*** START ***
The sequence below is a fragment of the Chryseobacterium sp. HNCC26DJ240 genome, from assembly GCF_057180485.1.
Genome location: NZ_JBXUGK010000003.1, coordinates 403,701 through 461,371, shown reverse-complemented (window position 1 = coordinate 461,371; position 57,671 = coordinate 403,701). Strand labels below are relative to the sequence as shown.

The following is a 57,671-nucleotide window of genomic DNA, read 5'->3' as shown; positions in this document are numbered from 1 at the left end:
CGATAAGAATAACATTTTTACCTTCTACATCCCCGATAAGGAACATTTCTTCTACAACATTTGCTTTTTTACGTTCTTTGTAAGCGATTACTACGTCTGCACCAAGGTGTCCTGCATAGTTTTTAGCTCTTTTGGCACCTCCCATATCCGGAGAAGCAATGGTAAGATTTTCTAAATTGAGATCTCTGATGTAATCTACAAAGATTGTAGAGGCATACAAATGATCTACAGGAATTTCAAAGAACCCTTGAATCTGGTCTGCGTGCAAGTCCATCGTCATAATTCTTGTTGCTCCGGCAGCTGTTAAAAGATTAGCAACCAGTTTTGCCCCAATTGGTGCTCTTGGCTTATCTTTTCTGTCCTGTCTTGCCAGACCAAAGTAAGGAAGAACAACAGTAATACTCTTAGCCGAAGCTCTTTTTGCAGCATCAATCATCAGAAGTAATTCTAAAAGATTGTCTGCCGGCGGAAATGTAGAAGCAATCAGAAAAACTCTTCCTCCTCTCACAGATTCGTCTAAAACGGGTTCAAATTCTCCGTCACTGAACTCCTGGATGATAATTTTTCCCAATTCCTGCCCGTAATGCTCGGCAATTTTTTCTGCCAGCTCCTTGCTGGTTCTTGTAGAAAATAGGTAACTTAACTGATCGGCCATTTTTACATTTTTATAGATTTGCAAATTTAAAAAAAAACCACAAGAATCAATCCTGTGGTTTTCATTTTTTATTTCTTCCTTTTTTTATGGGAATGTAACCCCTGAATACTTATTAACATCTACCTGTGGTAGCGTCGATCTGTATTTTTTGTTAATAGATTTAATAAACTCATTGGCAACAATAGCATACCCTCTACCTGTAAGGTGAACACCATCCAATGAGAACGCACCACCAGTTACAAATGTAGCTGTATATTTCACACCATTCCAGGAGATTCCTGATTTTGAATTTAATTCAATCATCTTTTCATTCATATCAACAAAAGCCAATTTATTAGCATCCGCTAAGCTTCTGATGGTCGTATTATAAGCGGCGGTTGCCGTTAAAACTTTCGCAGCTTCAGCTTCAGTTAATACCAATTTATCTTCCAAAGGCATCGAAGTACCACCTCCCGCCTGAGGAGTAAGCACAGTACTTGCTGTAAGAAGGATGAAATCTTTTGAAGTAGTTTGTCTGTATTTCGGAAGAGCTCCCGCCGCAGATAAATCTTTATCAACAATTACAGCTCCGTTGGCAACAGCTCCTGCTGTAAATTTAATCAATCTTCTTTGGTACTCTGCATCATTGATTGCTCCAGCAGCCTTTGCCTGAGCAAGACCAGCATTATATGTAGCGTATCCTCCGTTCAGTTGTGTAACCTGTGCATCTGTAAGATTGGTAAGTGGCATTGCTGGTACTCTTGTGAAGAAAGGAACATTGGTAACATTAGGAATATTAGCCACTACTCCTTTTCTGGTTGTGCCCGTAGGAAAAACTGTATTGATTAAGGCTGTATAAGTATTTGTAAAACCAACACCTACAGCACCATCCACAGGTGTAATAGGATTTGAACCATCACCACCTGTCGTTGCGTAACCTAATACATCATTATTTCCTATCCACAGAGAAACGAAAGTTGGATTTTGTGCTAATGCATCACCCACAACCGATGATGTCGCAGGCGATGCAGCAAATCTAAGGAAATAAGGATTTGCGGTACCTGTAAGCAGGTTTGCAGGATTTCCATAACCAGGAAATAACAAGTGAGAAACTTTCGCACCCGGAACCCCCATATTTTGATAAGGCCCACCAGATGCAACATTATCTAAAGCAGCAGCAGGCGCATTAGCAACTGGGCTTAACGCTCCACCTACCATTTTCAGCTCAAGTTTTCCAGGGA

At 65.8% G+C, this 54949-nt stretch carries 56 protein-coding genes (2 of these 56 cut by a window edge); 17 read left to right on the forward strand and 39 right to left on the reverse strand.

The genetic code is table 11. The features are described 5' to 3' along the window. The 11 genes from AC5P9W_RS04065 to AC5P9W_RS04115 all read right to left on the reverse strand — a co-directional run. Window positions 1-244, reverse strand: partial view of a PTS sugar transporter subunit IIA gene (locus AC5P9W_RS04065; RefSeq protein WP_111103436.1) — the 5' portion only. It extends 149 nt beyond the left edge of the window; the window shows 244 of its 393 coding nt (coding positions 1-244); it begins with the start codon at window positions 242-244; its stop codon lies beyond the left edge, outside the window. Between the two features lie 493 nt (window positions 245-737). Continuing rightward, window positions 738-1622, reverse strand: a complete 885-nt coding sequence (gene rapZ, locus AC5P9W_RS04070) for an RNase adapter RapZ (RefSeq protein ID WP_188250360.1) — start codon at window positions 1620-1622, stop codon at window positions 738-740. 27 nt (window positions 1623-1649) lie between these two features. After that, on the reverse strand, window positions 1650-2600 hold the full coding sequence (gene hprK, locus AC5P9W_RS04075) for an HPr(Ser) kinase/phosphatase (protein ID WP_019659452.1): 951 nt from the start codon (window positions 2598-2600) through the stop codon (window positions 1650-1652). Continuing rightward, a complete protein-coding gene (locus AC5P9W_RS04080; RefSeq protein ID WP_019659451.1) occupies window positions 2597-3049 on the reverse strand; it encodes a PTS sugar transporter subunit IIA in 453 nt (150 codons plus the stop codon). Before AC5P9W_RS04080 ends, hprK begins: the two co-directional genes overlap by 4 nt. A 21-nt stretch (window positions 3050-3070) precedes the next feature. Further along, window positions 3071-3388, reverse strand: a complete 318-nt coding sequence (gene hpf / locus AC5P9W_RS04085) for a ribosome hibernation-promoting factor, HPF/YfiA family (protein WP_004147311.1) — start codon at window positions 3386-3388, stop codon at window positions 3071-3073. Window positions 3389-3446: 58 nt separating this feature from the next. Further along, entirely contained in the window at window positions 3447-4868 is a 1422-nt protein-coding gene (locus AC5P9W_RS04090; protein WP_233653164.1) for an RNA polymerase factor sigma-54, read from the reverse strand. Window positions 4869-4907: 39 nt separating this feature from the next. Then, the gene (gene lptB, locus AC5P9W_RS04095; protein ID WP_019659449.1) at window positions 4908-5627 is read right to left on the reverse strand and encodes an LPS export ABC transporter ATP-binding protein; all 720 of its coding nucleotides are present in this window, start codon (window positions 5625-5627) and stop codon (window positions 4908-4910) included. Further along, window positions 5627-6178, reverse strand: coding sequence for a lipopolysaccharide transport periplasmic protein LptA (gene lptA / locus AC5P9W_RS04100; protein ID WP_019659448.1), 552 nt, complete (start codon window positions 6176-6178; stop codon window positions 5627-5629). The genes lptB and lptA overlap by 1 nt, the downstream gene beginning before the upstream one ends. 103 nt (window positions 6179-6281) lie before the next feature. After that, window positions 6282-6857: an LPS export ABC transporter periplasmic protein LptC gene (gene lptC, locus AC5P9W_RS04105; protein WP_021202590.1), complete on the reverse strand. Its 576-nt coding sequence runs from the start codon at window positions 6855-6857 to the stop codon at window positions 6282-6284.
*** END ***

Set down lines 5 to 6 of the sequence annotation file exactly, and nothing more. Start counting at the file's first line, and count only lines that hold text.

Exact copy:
At 65.8% G+C, this 54949-nt stretch carries 56 protein-coding genes (2 of these 56 cut by a window edge); 17 read left to right on the forward strand and 39 right to left on the reverse strand.

The genetic code is table 11. The features are described 5' to 3' along the window. The 11 genes from AC5P9W_RS04065 to AC5P9W_RS04115 all read right to left on the reverse strand — a co-directional run. Window positions 1-244, reverse strand: partial view of a PTS sugar transporter subunit IIA gene (locus AC5P9W_RS04065; RefSeq protein WP_111103436.1) — the 5' portion only. It extends 149 nt beyond the left edge of the window; the window shows 244 of its 393 coding nt (coding positions 1-244); it begins with the start codon at window positions 242-244; its stop codon lies beyond the left edge, outside the window. Between the two features lie 493 nt (window positions 245-737). Continuing rightward, window positions 738-1622, reverse strand: a complete 885-nt coding sequence (gene rapZ, locus AC5P9W_RS04070) for an RNase adapter RapZ (RefSeq protein ID WP_188250360.1) — start codon at window positions 1620-1622, stop codon at window positions 738-740. 27 nt (window positions 1623-1649) lie between these two features. After that, on the reverse strand, window positions 1650-2600 hold the full coding sequence (gene hprK, locus AC5P9W_RS04075) for an HPr(Ser) kinase/phosphatase (protein ID WP_019659452.1): 951 nt from the start codon (window positions 2598-2600) through the stop codon (window positions 1650-1652). Continuing rightward, a complete protein-coding gene (locus AC5P9W_RS04080; RefSeq protein ID WP_019659451.1) occupies window positions 2597-3049 on the reverse strand; it encodes a PTS sugar transporter subunit IIA in 453 nt (150 codons plus the stop codon). Before AC5P9W_RS04080 ends, hprK begins: the two co-directional genes overlap by 4 nt. A 21-nt stretch (window positions 3050-3070) precedes the next feature. Further along, window positions 3071-3388, reverse strand: a complete 318-nt coding sequence (gene hpf / locus AC5P9W_RS04085) for a ribosome hibernation-promoting factor, HPF/YfiA family (protein WP_004147311.1) — start codon at window positions 3386-3388, stop codon at window positions 3071-3073. Window positions 3389-3446: 58 nt separating this feature from the next. Further along, entirely contained in the window at window positions 3447-4868 is a 1422-nt protein-coding gene (locus AC5P9W_RS04090; protein WP_233653164.1) for an RNA polymerase factor sigma-54, read from the reverse strand. Window positions 4869-4907: 39 nt separating this feature from the next. Then, the gene (gene lptB, locus AC5P9W_RS04095; protein ID WP_019659449.1) at window positions 4908-5627 is read right to left on the reverse strand and encodes an LPS export ABC transporter ATP-binding protein; all 720 of its coding nucleotides are present in this window, start codon (window positions 5625-5627) and stop codon (window positions 4908-4910) included. Further along, window positions 5627-6178, reverse strand: coding sequence for a lipopolysaccharide transport periplasmic protein LptA (gene lptA / locus AC5P9W_RS04100; protein ID WP_019659448.1), 552 nt, complete (start codon window positions 6176-6178; stop codon window positions 5627-5629). The genes lptB and lptA overlap by 1 nt, the downstream gene beginning before the upstream one ends. 103 nt (window positions 6179-6281) lie before the next feature. After that, window positions 6282-6857: an LPS export ABC transporter periplasmic protein LptC gene (gene lptC, locus AC5P9W_RS04105; protein WP_021202590.1), complete on the reverse strand. Its 576-nt coding sequence runs from the start codon at window positions 6855-6857 to the stop codon at window positions 6282-6284.